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CBP and SRF co-regulate dendritic growth and synaptic maturation.

Beatriz del Blanco, Deisy Guiretti, Romana Tomasoni, Maria T. Lopez-Cascales, Rafael Muñoz-Viana, Michal Lipinski, Marilyn Scandaglia, Yaiza Coca, Román Olivares, Luis M. Valor, Eloisa Herrera and Angel Barco.

Cell Death & Diff.
Published: March 8th, 2019

The development and refinement of brain circuits depends on the action of a network of transcription factors and epigenetic regulators. These proteins control neuronal differentiation and maturation. Among them, the CREB-binding protein (CBP) is a lysine acetyltransferase (KAT) and transcriptional scaffold protein that is known to exert tight control of developmental processes. Although seminal experiments in knockout mice have demonstrated that CBP is essential during early development of the central nervous system, little is still known about the gene expression programs later regulated by CBP in neurons.

In this study, we investigate the consequences of the selective ablation of CBP in newborn neurons. Mice in which CBP was eliminated during neuronal differentiation showed perinatal death and defective diaphragm innervation. Adult-born neurons also showed impaired growth and maturation after inducible and restricted CBP loss in dentate gyrus neuroprogenitors. Consistent with these in vivo findings, CBP-depleted cultured neurons displayed impaired outgrowth, immature spines, and deficient activity-dependent synaptic remodeling. These deficits coincided with broad transcriptional changes affecting genes involved in neuronal growth and plasticity, including many targets of both CBP and the serum response factor (SRF), an activity-regulated transcription factor involved in structural plasticity. Notably, increasing SRF activity in a CBP-independent manner ameliorated the transcriptional, synaptic and growth defects.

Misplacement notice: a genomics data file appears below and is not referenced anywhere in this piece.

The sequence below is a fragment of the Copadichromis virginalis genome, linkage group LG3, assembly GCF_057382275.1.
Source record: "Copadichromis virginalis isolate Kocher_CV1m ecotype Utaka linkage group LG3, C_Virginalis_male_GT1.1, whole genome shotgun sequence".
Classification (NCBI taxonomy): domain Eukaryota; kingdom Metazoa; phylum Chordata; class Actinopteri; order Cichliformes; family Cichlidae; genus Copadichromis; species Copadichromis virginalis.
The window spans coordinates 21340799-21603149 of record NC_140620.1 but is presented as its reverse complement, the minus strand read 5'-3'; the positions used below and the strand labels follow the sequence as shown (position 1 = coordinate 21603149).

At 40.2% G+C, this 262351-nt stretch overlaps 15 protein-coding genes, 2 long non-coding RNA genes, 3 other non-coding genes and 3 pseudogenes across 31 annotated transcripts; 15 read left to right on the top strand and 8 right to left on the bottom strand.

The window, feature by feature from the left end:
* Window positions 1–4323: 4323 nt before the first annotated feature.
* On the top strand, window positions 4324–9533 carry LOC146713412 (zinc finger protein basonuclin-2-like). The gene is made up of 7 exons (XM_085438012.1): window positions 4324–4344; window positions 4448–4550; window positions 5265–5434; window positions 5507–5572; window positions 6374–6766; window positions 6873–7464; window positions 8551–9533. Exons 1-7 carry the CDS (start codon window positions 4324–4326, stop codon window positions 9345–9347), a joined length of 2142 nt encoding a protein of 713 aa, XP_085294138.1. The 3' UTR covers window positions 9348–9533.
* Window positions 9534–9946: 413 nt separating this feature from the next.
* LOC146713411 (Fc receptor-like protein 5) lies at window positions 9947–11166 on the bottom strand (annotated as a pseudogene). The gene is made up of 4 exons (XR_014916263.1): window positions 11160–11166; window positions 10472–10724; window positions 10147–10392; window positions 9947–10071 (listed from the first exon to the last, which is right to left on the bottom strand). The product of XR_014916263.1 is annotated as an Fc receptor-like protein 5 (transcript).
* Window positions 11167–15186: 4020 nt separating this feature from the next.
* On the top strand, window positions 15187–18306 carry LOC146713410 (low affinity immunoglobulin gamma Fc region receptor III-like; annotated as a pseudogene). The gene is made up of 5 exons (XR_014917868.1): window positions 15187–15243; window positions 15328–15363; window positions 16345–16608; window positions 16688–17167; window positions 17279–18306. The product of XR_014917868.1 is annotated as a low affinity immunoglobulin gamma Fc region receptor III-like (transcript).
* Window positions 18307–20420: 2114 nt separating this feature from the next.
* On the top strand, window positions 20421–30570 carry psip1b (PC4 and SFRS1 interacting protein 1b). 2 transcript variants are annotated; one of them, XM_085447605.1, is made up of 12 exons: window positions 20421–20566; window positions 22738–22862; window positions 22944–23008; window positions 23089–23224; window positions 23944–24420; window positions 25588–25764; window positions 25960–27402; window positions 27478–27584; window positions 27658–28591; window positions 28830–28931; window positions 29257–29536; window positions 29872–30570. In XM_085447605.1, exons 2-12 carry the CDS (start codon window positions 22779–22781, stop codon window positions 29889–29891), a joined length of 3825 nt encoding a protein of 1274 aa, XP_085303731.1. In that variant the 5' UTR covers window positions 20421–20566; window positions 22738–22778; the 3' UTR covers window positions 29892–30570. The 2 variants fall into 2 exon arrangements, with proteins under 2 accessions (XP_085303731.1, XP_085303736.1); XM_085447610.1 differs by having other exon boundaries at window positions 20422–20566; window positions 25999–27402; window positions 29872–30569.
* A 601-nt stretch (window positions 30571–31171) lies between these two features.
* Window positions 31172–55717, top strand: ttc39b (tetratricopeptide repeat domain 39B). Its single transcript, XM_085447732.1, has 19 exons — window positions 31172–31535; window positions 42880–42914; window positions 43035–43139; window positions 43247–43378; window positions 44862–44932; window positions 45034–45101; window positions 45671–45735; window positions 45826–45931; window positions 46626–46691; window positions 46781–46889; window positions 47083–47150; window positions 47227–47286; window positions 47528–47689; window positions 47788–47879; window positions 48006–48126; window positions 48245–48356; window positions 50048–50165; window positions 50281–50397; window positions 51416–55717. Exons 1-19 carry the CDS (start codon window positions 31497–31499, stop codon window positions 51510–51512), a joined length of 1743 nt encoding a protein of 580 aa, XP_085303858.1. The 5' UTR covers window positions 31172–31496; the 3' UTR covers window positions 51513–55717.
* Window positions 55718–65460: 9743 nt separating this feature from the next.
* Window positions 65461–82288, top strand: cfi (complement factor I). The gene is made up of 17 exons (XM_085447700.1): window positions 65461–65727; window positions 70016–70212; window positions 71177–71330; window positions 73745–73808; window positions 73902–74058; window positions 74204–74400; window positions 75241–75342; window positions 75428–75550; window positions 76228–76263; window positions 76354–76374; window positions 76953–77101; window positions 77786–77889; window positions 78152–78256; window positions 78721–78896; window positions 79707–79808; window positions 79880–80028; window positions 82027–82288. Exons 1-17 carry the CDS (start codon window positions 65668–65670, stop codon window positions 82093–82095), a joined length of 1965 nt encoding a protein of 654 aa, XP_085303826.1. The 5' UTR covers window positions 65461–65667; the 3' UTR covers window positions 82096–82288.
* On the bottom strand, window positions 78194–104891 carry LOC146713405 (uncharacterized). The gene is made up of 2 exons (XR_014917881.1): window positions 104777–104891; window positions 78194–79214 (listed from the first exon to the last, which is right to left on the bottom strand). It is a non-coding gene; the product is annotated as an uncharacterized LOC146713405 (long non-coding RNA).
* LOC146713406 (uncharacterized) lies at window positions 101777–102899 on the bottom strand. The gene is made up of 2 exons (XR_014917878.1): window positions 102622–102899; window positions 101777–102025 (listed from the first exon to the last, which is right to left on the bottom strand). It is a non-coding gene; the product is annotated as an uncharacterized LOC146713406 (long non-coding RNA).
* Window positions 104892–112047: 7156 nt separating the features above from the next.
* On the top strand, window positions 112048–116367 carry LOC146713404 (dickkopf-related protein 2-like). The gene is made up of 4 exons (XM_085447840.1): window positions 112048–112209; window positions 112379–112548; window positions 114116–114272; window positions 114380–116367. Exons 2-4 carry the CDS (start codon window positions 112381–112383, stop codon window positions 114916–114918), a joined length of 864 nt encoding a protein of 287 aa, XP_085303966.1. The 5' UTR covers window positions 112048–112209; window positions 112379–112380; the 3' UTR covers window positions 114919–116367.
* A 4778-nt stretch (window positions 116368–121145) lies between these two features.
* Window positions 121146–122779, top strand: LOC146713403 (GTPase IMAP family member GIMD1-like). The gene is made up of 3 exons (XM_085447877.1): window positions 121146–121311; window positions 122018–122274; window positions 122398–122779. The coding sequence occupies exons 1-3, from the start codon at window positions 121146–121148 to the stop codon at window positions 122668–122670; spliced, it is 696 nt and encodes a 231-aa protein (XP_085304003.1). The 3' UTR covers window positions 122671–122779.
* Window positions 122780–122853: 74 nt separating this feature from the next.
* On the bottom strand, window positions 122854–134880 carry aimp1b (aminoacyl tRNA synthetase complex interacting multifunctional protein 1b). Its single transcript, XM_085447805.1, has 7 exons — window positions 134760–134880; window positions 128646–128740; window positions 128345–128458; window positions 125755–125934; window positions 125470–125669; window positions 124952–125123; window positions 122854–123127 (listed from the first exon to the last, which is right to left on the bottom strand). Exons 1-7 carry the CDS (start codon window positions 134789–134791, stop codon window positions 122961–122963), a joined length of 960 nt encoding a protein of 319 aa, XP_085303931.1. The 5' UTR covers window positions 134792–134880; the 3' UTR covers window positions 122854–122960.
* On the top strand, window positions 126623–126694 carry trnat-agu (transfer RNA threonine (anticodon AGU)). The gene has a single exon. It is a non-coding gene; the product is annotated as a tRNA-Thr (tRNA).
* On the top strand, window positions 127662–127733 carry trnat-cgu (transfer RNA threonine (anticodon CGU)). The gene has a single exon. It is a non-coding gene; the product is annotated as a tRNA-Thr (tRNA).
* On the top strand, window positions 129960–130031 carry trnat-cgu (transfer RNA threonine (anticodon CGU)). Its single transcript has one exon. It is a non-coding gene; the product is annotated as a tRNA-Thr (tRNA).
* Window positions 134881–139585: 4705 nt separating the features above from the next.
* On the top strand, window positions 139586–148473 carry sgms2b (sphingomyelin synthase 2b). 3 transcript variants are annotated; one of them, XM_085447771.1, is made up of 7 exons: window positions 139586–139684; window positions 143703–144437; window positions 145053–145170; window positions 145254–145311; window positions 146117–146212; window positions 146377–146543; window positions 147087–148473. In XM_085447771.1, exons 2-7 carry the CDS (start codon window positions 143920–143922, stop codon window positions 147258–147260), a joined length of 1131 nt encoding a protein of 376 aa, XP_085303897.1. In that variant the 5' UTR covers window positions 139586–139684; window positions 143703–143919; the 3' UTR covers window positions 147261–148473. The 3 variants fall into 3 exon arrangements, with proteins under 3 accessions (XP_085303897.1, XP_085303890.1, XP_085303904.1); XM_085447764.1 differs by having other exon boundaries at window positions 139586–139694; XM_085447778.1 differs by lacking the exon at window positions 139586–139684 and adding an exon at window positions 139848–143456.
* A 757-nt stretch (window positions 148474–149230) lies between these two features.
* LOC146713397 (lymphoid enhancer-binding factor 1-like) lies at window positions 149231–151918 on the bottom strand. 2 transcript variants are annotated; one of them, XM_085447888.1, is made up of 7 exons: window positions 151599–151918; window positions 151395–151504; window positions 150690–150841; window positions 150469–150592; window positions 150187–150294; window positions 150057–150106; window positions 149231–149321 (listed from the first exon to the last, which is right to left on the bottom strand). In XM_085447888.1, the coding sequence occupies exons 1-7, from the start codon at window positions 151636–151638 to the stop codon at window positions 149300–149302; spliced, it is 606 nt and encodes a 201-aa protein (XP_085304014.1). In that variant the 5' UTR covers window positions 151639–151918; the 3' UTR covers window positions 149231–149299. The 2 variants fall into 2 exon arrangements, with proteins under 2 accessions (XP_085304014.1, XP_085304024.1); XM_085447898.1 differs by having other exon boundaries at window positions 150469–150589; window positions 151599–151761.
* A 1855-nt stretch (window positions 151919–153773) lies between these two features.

These results underscore the relevance of CBP-SRF interactions during neuronal outgrowth and synaptic maturation and demonstrate that CBP plays an essential role in supporting the gene program underlying the last steps of neuronal differentiation. Our research also contributes to clarify the etiology of neurological symptoms in Rubinstein-Taybi syndrome, a rare intellectual disability disorder caused by mutation in the gene encoding CBP, which opens new avenues for therapeutic intervention.

This work was carried out in the laboratory of Prof. Angel Barco at the Instituto de Neurociencias (CSIC-UMH), and includes the collaboration of researchers from the laboratory of Dr. Herrera and a visitor researcher from IRCCS Humanitas (Milán, Italia).

From left to right: Michal Lipinski, Maria Teresa Cascales, Beatriz del Blanco, Luis Miguel Valor, Yaiza Coca, Eloisa Herrera, Rafael Muñoz-Viana, Angel Barco, Román Olivares, Marilyn Scandaglia y Deisy Guiretti.

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